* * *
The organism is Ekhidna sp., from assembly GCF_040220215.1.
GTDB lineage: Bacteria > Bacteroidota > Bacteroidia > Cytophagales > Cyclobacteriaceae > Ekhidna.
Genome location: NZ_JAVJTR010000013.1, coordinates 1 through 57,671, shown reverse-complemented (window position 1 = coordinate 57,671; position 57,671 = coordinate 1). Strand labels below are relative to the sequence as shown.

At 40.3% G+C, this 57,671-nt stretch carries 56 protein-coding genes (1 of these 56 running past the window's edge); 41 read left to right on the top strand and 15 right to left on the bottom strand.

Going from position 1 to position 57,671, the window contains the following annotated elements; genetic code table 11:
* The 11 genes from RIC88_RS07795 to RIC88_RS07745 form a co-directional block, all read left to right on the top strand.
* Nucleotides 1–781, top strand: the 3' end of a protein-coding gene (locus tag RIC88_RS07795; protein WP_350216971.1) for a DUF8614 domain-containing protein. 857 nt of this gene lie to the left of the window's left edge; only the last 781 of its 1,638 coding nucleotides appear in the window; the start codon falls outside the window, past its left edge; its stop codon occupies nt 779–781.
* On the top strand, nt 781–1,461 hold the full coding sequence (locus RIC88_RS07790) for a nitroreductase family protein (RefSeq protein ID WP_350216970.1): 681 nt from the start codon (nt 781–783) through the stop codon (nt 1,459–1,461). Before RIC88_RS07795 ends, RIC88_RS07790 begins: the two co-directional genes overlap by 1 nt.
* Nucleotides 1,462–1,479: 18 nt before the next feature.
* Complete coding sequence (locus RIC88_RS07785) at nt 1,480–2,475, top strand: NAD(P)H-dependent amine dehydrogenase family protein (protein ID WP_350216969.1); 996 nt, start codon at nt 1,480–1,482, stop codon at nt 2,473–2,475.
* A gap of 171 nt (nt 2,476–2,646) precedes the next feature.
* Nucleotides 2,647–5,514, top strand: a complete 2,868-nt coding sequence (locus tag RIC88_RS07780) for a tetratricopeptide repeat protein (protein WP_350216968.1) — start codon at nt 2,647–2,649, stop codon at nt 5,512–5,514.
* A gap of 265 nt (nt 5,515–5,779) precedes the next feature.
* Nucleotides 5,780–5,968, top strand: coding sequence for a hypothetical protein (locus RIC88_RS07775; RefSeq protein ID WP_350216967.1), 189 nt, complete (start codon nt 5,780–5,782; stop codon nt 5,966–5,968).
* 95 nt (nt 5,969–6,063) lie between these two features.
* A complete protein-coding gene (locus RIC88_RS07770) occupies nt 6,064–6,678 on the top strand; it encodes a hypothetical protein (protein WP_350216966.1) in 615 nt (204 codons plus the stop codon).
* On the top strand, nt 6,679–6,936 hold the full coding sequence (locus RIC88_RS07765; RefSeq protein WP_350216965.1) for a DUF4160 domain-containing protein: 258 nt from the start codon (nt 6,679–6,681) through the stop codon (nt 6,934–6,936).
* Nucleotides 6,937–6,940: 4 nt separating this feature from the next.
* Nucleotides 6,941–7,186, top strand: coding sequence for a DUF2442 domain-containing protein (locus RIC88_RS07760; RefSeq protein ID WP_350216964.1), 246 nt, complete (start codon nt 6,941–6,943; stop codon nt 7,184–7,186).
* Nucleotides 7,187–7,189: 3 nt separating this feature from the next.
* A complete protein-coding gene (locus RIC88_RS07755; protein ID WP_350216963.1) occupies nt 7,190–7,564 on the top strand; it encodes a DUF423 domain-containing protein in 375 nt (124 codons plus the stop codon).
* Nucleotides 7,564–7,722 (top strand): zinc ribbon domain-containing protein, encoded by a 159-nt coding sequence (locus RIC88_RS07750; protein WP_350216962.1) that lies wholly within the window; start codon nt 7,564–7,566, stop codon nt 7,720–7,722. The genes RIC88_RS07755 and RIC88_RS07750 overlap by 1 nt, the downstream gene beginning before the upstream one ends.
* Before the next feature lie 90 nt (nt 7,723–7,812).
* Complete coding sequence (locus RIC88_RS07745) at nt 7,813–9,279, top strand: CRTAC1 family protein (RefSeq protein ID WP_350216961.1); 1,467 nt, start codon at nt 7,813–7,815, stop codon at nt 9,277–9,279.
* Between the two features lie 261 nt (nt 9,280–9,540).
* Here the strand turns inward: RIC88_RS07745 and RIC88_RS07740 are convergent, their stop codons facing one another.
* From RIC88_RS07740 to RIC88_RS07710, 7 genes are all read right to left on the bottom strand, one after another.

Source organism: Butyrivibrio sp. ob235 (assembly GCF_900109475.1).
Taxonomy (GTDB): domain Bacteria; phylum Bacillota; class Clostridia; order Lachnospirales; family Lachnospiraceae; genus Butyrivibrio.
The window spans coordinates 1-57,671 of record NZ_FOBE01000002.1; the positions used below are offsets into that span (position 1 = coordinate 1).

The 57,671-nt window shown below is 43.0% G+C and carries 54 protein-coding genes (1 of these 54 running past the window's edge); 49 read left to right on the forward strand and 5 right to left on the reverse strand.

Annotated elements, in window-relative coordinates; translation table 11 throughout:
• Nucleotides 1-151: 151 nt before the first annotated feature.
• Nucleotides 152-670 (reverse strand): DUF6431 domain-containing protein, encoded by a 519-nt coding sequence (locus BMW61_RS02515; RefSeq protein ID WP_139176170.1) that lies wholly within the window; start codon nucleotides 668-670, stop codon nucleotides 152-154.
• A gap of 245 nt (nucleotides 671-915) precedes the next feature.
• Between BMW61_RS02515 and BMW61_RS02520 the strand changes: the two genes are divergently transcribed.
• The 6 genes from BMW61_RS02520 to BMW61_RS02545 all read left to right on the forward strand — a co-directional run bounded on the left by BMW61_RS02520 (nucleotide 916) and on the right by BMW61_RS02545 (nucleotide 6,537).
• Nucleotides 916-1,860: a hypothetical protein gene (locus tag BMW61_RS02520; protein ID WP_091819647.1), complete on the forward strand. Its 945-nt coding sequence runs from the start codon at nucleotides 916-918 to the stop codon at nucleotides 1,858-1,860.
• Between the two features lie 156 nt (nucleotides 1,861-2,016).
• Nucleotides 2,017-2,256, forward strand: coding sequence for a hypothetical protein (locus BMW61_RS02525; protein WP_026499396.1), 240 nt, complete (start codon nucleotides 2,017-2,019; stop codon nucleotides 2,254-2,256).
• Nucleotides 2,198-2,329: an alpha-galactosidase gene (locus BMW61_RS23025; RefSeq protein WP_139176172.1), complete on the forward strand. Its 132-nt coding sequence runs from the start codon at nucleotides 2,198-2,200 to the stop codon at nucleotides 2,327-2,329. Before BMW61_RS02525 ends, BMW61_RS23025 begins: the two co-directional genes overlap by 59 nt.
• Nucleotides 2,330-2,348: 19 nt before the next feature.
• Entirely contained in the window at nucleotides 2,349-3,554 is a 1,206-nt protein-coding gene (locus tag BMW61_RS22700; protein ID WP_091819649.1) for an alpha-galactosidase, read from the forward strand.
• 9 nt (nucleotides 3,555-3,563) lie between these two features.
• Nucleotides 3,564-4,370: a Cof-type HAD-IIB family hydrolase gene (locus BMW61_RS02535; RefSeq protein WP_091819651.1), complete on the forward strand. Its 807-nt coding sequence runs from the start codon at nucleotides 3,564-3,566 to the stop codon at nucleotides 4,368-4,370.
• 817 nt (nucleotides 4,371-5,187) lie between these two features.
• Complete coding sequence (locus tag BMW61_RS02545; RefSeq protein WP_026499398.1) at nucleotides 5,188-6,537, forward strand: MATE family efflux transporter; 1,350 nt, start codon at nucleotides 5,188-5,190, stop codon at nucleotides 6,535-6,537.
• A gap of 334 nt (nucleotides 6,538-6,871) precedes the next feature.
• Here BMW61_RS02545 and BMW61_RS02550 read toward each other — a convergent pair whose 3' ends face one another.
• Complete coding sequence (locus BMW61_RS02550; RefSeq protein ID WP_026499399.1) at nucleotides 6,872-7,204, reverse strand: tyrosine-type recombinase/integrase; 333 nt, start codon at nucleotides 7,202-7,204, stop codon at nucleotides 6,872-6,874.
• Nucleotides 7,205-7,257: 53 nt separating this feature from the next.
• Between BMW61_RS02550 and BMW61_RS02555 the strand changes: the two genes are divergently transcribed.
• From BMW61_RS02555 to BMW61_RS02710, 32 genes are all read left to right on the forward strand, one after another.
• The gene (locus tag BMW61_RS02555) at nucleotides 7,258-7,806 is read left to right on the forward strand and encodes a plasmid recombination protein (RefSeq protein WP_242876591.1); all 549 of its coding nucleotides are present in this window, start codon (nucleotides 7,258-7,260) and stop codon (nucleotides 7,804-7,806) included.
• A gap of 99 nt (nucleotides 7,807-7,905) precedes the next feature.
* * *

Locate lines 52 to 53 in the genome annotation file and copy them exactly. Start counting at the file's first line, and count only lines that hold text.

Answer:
• Between BMW61_RS02550 and BMW61_RS02555 the strand changes: the two genes are divergently transcribed.
• From BMW61_RS02555 to BMW61_RS02710, 32 genes are all read left to right on the forward strand, one after another.